Today we’ll evaluate Ocean Yield ASA (OB:OCY) to determine whether it could have potential as an investment idea. In particular, we’ll consider its Return On Capital Employed (ROCE), as that can give us insight into how profitably the company is able to employ capital in its business.
First up, we’ll look at what ROCE is and how we calculate it. Second, we’ll look at its ROCE compared to similar companies. And finally, we’ll look at how its current liabilities are impacting its ROCE.
Return On Capital Employed (ROCE): What is it?
ROCE measures the amount of pre-tax profits a company can generate from the capital employed in its business. In general, businesses with a higher ROCE are usually better quality. Overall, it is a valuable metric that has its flaws. Renowned investment researcher Michael Mauboussin has suggested that a high ROCE can indicate that ‘one dollar invested in the company generates value of more than one dollar’.
So, How Do We Calculate ROCE?
The formula for calculating the return on capital employed is:
Return on Capital Employed = Earnings Before Interest and Tax (EBIT) ÷ (Total Assets – Current Liabilities)
Or for Ocean Yield:
0.06 = US$145m ÷ (US$2.8b – US$390m) (Based on the trailing twelve months to June 2019.)
Therefore, Ocean Yield has an ROCE of 6.0%.
Is Ocean Yield’s ROCE Good?
ROCE can be useful when making comparisons, such as between similar companies. We can see Ocean Yield’s ROCE is around the 7.4% average reported by the Energy Services industry. Setting aside the industry comparison for now, Ocean Yield’s ROCE is mediocre in absolute terms, considering the risk of investing in stocks versus the safety of a bank account. Investors may wish to consider higher-performing investments.
Remember that this metric is backwards looking – it shows what has happened in the past, and does not accurately predict the future. Companies in cyclical industries can be difficult to understand using ROCE, as returns typically look high during boom times, and low during busts. ROCE is, after all, simply a snap shot of a single year. Given the industry it operates in, Ocean Yield could be considered cyclical. What happens in the future is pretty important for investors, so we have prepared a free report on analyst forecasts for Ocean Yield.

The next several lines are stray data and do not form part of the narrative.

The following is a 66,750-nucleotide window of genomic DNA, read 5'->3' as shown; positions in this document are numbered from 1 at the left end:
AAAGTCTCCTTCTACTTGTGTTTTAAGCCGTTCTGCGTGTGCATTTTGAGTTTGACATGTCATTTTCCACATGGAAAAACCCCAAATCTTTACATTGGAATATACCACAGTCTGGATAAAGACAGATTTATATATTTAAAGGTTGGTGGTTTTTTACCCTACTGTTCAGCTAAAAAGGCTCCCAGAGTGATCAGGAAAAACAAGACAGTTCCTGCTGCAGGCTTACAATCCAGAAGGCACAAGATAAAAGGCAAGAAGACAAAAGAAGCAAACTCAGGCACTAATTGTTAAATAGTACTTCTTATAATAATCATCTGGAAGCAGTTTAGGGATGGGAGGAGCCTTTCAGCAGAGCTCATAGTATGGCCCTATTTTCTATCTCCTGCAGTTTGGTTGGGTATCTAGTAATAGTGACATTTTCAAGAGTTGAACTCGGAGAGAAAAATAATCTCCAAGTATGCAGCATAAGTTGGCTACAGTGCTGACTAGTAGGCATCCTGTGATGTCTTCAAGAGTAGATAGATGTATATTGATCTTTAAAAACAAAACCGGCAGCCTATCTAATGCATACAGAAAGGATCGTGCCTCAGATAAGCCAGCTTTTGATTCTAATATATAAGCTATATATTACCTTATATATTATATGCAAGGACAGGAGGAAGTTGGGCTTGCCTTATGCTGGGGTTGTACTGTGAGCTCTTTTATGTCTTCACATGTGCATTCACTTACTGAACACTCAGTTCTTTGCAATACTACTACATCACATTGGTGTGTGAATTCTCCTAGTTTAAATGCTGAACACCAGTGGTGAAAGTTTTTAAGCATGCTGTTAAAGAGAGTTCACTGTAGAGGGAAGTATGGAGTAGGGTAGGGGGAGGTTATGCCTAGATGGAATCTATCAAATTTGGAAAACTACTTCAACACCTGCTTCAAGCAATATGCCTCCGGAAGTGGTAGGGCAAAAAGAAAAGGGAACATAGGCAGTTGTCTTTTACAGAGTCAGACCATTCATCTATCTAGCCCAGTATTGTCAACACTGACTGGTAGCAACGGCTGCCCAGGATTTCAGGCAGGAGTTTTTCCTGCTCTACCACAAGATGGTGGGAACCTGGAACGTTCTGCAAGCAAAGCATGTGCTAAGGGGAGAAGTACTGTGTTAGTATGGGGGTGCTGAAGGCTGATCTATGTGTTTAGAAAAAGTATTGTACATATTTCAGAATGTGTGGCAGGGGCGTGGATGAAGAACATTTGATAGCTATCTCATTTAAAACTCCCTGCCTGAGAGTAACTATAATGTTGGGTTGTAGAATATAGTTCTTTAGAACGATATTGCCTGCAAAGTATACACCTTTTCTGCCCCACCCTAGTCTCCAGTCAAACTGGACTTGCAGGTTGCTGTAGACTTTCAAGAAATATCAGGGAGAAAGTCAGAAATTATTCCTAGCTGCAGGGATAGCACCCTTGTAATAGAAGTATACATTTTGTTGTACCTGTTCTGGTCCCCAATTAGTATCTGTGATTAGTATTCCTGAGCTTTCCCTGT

Ocean Yield’s Current Liabilities And Their Impact On Its ROCE
Short term (or current) liabilities, are things like supplier invoices, overdrafts, or tax bills that need to be paid within 12 months. Due to the way ROCE is calculated, a high level of current liabilities makes a company look as though it has less capital employed, and thus can (sometimes unfairly) boost the ROCE. To counter this, investors can check if a company has high current liabilities relative to total assets.
Ocean Yield has total assets of US$2.8b and current liabilities of US$390m. Therefore its current liabilities are equivalent to approximately 14% of its total assets. It is good to see a restrained amount of current liabilities, as this limits the effect on ROCE.
Our Take On Ocean Yield’s ROCE
That said, Ocean Yield’s ROCE is mediocre, there may be more attractive investments around. But note: make sure you look for a great company, not just the first idea you come across. So take a peek at this free list of interesting companies with strong recent earnings growth (and a P/E ratio below 20).
If you like to buy stocks alongside management, then you might just love this free list of companies. (Hint: insiders have been buying them).
We aim to bring you long-term focused research analysis driven by fundamental data. Note that our analysis may not factor in the latest price-sensitive company announcements or qualitative material.
If you spot an error that warrants correction, please contact the editor at email@example.com. This article by Simply Wall St is general in nature. It does not constitute a recommendation to buy or sell any stock, and does not take account of your objectives, or your financial situation. Simply Wall St has no position in the stocks mentioned. Thank you for reading.